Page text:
SO long as we are in the Body, we are apt to be governed wholly by its senses, seldom or never minding any thing but what comes to us through one or other of them. Though we are all able to abstract our Thoughts when we please from matter, and fix them upon things that are purely spiritual; there are but few that ever do it. But few, even among those also that have such things revealed to them by God himself, and so have infinitely more and firmer ground to believe them, than any one, or all their
William Beveridge—Private Thoughts Upon a Christian Life

John's Introduction.
^D John I. 1-18. ^d 1 In the beginning was the Word [a title for Jesus peculiar to the apostle John], and the Word was with God [not going before nor coming after God, but with Him at the beginning], and the Word was God. [Not more, not less.] 2 The same was in the beginning with God. 3 All things were made through him [the New Testament often speaks of Christ as the Creator--see ver. 10; I. Cor. viii. 6; Col. i. 13, 17; Heb. i. 2]; and without him was not anything made that hath been made. [This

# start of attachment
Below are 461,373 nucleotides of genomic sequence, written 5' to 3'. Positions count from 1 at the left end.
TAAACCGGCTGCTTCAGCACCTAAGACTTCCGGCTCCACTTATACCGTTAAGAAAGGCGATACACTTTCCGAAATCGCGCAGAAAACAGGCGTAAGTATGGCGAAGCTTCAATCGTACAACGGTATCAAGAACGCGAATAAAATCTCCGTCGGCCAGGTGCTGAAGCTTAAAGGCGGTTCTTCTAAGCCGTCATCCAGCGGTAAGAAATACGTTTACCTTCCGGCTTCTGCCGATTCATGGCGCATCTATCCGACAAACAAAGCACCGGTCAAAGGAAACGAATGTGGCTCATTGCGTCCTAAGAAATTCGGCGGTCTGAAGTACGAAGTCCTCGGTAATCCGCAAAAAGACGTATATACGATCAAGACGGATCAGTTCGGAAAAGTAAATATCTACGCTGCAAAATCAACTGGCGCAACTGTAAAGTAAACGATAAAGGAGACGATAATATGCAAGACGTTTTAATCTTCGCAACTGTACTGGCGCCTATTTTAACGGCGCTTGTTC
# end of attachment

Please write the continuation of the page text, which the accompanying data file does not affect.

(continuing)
J. W. McGarvey—The Four-Fold Gospel

John the Baptist --visit of Jesus to John, and his Abode in the Desert of Judea --Adoption of the Baptism of John.
An extraordinary man, whose position, from the absence of documentary evidence, remains to us in some degree enigmatical, appeared about this time, and was unquestionably to some extent connected with Jesus. This connection tended rather to make the young prophet of Nazareth deviate from his path; but it suggested many important accessories to his religious institution, and, at all events, furnished a very strong authority to his disciples in recommending their Master in the eyes of a certain class
Ernest Renan—The Life of Jesus